There is a sickness to the black man living in white town. Either he is white
or he hates white, but even in hating, he
reflects, the dead image of his surrounding…
There is a sickness to the black man in white town, because
he begins to believe he can beat everybody’s ass, and he can,
down there, where each man is an island, and the heaviest bomber,
throwing down tnt can establish some conditional manhood in the land
of the dead, in the country of the blind.

— Ameer Baraka, “Poem for Religious Fanatics,” from Target Studies

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The period of ferment that produced Basquiat began on British soil and was then transplanted stateside. 1981 the number, another summer, sound of the harmolodic drummer! Let’s go back to postpunk lower Manhattan, no-wave New York, where loft jazz, white noise, and Black funk commune to momentarily desegregate the Downtown rock scene, and hip-hop’s train-writing graffiti cults pull into the station carrying the return of representation, figuration, expression­ism, Pop-artism, the investment in canvas painting, and the idea of the master­piece. Whether the writers presaged or inspired the market forces to all this art­-commodity fetishism and anti-Conceptu­alist material is a question still up for grabs. But just as the classic blues, rock, and soul cats were the romanticized fig­ures who made the very idea of a Hendrix seductive to the Mods, it was the invigo­rating folk culture of the graffiti writ­ers — operating at a subterranean remove from the art world that made them all the more mysterious, manageable, and ulti­mately dismissable — that set the salon stages and sex parlors of the postmods up to be bedazzled by Basquiat. Phase II, Daze, Crash, Lee, Blade, Futura 2000, Lady Pink, Fab Five Freddy, and Ramm-­El-Zee. These writers and others might have tunneled their style wars out of “Afrerica” (© Vernon Reid) and into the gallery affairs of the snooty, the elite, and la bohème, but it would be the Haitian boy-aristocrat with the properly French name who’d get to set their monkey-ass world on fire.

Jean-Michel is the one they told you must draw it this way and call it black man folk art, when it was really white man folk art that he was doing. That’s what he draw… white man folk art. He does not draw black man folk art because they told him what to draw… They called us graffiti but they wouldn’t call him graffiti. And he gets as close to it as the word means scribble-scrabble. Un­readable. Crosses out words, doesn’t spell them right, doesn’t even write the damn thing right. He doesn’t even paint well. You don’t draw a building so that it will fall down and that’s what he draws, bro­ken-down imagery.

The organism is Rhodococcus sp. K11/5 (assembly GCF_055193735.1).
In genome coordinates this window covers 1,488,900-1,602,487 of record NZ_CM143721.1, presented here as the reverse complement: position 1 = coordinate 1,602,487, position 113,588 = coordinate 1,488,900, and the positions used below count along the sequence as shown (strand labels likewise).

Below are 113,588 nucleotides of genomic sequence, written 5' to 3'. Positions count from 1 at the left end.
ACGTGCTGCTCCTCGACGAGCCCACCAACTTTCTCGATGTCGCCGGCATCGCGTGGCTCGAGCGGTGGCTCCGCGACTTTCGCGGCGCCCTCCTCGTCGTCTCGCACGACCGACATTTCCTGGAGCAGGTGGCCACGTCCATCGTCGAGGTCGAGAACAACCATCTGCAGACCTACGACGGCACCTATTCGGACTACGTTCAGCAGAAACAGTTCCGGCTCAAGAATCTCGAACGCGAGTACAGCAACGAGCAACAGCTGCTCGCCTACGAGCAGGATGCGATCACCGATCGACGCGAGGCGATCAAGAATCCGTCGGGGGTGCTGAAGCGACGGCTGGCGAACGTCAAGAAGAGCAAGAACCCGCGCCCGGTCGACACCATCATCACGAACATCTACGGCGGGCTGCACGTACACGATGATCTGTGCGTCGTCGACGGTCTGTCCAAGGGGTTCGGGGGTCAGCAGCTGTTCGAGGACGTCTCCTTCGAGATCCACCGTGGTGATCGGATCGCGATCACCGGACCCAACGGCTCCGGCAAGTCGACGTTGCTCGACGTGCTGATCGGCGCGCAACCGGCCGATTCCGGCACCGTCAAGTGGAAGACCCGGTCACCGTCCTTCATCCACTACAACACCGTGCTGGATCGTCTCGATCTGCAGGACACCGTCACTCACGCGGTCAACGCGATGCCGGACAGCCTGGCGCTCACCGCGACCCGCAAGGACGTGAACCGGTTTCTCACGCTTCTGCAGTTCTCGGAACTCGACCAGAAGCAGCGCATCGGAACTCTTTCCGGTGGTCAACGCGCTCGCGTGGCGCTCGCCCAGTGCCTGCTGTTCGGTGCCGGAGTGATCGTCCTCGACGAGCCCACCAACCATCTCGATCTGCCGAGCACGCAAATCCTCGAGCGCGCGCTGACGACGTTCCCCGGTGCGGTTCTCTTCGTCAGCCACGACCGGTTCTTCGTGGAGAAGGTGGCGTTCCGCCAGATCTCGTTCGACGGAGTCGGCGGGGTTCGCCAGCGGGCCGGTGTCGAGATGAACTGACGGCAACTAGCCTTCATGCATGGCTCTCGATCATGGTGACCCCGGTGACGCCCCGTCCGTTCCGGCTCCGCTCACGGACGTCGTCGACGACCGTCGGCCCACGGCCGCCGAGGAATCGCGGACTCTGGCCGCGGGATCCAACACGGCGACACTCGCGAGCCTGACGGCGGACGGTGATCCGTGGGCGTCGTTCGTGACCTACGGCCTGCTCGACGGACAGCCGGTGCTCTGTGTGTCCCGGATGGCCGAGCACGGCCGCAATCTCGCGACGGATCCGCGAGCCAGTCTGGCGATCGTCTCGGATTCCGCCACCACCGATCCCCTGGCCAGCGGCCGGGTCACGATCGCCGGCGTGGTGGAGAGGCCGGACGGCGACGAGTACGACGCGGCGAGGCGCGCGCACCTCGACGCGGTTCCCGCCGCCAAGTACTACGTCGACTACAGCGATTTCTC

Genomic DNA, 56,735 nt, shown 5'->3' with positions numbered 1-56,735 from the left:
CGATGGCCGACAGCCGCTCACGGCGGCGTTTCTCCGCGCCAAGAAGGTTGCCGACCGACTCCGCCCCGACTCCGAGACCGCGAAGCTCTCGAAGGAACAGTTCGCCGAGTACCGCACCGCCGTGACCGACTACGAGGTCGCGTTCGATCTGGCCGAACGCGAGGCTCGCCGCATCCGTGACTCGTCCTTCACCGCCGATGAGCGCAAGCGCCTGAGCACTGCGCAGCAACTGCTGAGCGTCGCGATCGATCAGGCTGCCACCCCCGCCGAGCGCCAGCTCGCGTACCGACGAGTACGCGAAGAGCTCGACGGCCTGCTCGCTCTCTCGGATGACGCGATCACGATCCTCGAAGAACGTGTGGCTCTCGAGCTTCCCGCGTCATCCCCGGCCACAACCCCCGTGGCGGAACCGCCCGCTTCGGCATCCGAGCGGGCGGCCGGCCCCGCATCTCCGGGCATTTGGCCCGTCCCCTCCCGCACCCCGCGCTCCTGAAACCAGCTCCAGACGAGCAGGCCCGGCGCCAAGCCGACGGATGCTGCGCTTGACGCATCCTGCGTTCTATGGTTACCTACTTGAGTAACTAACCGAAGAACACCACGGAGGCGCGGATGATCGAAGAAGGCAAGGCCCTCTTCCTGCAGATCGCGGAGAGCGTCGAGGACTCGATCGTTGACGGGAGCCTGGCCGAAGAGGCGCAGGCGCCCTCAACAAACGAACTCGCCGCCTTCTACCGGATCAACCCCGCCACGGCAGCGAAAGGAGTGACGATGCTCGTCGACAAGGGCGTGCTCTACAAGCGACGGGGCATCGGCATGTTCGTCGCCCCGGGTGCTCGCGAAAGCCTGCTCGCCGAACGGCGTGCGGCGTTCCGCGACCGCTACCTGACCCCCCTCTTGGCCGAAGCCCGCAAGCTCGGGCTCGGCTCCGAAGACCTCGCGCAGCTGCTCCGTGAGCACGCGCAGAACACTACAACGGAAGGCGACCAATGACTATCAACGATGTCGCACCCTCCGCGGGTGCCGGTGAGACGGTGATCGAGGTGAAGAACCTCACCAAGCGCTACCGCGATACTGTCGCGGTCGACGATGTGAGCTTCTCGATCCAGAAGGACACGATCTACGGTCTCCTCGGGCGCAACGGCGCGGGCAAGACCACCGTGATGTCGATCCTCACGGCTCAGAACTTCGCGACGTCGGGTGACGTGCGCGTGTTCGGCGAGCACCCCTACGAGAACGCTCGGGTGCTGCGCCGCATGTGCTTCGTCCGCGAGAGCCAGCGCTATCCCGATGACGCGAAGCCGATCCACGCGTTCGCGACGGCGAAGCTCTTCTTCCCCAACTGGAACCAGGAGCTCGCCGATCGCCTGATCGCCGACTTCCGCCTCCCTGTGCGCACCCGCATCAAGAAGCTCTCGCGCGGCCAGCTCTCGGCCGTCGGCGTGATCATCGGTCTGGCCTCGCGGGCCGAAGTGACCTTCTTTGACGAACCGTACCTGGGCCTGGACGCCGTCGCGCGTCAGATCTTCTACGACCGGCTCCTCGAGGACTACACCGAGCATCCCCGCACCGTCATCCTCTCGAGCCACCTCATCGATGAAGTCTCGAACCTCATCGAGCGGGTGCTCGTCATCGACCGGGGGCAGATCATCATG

— Ramm-El-Zee, B. Culture, No. 1

I just love the houses in the South, the way they built them. That Negritude ar­chitecture. I really love to watch the way Black people make things, houses or mag­azine stands in Harlem, for instance. Just the way we use carpentry. Nothing fits, but everything works. The door closes, it keeps things from coming through. But it doesn’t have that neatness about it, the way white people put things together; ev­erything is a 32nd of an inch off.

— David Hammons to Kellie Jones in Real Life, No. 16

Negative gesture can be just as impor­tant as positive thrust. Indeed I got a richer sense of this characteristic of his work when I showed Basquiat a quick sketch I made of one of his works, Unre­vised Undiscovered Genius of the Missis­sippi Delta, a painting of Southern Im­ages, and all he would say was, “You forgot to cross out CATFISH.”
— Robert Farris Thompson, catalogue essay for Basquiat’s 1985 Mary Boone exhibition

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Clearly, Basquiat’s conception of mak­ing it in the Western art world transcend­ed those of the train-writers. To Bas­quiat, making it did not just mean getting a gallery exhibition, a dealer, or even col­lecting big bank off his work. Making it to him meant going down in history, ranked beside the Great White Fathers of Western painting in the eyes of the major critics, museum curators, and art histori­ans who ultimately determine such things. What he got for his grasping for immortality from the gaping mouths of these godheads was a shitload of rejec­tion, (mis)apprehension, and arcane or inconclusive interpretations. That he re­fused to let the issue of his genius die on the spent pyre of his accumulated earn­ings reminds me of some cautionary ad­vice I was given by filmmaker Haile Ger­ima: “Whenever white people praise you, never let it be enough. Never become satisfied with their praise, because the same power you give them to build you up is the same power they can use to tear you down.”